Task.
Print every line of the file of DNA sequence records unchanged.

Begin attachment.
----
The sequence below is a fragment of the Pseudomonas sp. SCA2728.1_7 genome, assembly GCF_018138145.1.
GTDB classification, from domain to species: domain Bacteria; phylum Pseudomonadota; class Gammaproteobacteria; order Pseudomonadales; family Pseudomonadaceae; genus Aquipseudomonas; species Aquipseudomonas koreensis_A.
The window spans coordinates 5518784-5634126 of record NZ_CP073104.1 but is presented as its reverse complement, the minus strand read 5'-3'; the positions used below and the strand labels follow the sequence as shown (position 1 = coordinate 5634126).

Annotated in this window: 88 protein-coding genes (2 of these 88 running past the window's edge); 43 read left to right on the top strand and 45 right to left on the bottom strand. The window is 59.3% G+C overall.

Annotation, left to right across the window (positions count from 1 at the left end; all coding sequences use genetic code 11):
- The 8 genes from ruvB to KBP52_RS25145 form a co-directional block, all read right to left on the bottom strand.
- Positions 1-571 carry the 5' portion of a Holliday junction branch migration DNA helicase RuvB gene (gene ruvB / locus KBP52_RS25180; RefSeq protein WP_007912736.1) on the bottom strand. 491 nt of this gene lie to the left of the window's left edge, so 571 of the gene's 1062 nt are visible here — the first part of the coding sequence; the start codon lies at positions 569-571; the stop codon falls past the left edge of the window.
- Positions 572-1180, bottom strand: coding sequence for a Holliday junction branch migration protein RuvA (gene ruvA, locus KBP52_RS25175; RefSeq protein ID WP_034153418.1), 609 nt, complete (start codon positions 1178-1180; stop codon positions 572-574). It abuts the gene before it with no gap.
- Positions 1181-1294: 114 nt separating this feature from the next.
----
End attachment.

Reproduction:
The sequence below is a fragment of the Pseudomonas sp. SCA2728.1_7 genome, assembly GCF_018138145.1.
GTDB classification, from domain to species: domain Bacteria; phylum Pseudomonadota; class Gammaproteobacteria; order Pseudomonadales; family Pseudomonadaceae; genus Aquipseudomonas; species Aquipseudomonas koreensis_A.
The window spans coordinates 5518784-5634126 of record NZ_CP073104.1 but is presented as its reverse complement, the minus strand read 5'-3'; the positions used below and the strand labels follow the sequence as shown (position 1 = coordinate 5634126).

Annotated in this window: 88 protein-coding genes (2 of these 88 running past the window's edge); 43 read left to right on the top strand and 45 right to left on the bottom strand. The window is 59.3% G+C overall.

Annotation, left to right across the window (positions count from 1 at the left end; all coding sequences use genetic code 11):
- The 8 genes from ruvB to KBP52_RS25145 form a co-directional block, all read right to left on the bottom strand.
- Positions 1-571 carry the 5' portion of a Holliday junction branch migration DNA helicase RuvB gene (gene ruvB / locus KBP52_RS25180; RefSeq protein WP_007912736.1) on the bottom strand. 491 nt of this gene lie to the left of the window's left edge, so 571 of the gene's 1062 nt are visible here — the first part of the coding sequence; the start codon lies at positions 569-571; the stop codon falls past the left edge of the window.
- Positions 572-1180, bottom strand: coding sequence for a Holliday junction branch migration protein RuvA (gene ruvA, locus KBP52_RS25175; RefSeq protein ID WP_034153418.1), 609 nt, complete (start codon positions 1178-1180; stop codon positions 572-574). It abuts the gene before it with no gap.
- Positions 1181-1294: 114 nt separating this feature from the next.